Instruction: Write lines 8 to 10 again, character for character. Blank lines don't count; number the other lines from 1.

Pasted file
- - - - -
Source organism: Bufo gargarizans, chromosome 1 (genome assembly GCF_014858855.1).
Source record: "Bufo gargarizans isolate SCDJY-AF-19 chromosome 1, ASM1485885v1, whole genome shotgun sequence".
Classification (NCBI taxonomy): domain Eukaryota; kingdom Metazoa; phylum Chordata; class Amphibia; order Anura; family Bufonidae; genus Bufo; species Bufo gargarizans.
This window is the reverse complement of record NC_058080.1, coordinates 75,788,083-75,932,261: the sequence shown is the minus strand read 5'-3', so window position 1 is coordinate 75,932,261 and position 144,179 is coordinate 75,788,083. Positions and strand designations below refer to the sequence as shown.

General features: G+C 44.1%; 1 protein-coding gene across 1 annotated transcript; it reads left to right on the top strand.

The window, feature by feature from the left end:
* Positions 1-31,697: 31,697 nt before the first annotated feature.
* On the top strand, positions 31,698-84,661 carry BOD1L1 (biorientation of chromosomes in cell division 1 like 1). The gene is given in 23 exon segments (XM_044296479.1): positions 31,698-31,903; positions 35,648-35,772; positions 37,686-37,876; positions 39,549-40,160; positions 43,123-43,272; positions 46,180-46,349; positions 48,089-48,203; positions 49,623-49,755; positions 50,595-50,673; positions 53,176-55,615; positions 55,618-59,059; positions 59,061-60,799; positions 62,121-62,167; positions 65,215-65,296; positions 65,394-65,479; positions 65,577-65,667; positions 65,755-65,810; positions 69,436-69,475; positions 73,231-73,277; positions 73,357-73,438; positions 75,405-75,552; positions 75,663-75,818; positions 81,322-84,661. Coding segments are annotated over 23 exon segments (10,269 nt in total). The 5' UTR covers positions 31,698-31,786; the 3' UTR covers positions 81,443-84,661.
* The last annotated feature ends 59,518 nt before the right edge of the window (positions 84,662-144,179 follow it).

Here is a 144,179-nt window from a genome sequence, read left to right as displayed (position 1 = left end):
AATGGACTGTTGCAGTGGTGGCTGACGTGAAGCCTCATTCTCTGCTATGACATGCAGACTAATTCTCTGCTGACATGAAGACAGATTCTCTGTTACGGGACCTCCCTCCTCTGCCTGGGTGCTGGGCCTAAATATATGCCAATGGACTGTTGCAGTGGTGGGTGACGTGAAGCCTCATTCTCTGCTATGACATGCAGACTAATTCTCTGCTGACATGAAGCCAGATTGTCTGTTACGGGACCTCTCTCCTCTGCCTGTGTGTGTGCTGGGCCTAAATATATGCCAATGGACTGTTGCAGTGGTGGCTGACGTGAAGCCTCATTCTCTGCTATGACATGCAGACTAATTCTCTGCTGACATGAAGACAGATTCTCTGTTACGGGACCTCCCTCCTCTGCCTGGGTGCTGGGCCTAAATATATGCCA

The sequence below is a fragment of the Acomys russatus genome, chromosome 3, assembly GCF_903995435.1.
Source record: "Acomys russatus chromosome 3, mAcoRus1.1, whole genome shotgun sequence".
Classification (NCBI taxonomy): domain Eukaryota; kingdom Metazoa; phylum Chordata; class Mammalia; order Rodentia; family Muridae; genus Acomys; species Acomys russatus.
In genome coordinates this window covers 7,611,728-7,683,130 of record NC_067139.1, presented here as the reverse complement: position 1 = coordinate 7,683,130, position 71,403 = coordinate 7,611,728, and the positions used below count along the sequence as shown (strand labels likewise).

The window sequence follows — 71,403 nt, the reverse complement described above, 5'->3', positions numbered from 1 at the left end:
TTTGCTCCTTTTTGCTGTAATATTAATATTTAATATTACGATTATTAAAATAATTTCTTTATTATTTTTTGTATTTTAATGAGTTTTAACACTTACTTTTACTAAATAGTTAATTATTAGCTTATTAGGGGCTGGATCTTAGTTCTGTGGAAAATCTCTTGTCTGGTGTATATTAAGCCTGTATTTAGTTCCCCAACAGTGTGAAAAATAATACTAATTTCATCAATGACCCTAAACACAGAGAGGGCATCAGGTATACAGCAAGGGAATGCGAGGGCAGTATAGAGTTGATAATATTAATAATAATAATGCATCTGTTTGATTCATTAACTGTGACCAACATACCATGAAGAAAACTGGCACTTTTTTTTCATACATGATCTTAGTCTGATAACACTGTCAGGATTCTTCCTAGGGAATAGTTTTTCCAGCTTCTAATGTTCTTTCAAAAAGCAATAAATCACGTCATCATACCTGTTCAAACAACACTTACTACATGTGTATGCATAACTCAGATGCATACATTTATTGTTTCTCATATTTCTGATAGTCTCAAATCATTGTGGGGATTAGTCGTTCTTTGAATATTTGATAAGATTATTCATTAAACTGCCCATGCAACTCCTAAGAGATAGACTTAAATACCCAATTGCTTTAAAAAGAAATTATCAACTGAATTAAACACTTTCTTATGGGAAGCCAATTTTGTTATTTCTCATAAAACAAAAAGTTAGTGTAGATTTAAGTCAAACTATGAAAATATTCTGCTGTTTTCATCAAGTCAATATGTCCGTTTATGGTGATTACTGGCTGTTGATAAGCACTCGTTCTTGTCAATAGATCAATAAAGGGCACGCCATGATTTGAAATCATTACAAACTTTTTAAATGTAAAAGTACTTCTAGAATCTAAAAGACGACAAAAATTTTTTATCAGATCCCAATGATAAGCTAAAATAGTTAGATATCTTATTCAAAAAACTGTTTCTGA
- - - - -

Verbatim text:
* On the top strand, positions 31,698-84,661 carry BOD1L1 (biorientation of chromosomes in cell division 1 like 1). The gene is given in 23 exon segments (XM_044296479.1): positions 31,698-31,903; positions 35,648-35,772; positions 37,686-37,876; positions 39,549-40,160; positions 43,123-43,272; positions 46,180-46,349; positions 48,089-48,203; positions 49,623-49,755; positions 50,595-50,673; positions 53,176-55,615; positions 55,618-59,059; positions 59,061-60,799; positions 62,121-62,167; positions 65,215-65,296; positions 65,394-65,479; positions 65,577-65,667; positions 65,755-65,810; positions 69,436-69,475; positions 73,231-73,277; positions 73,357-73,438; positions 75,405-75,552; positions 75,663-75,818; positions 81,322-84,661. Coding segments are annotated over 23 exon segments (10,269 nt in total). The 5' UTR covers positions 31,698-31,786; the 3' UTR covers positions 81,443-84,661.
* The last annotated feature ends 59,518 nt before the right edge of the window (positions 84,662-144,179 follow it).

Here is a 144,179-nt window from a genome sequence, read left to right as displayed (position 1 = left end):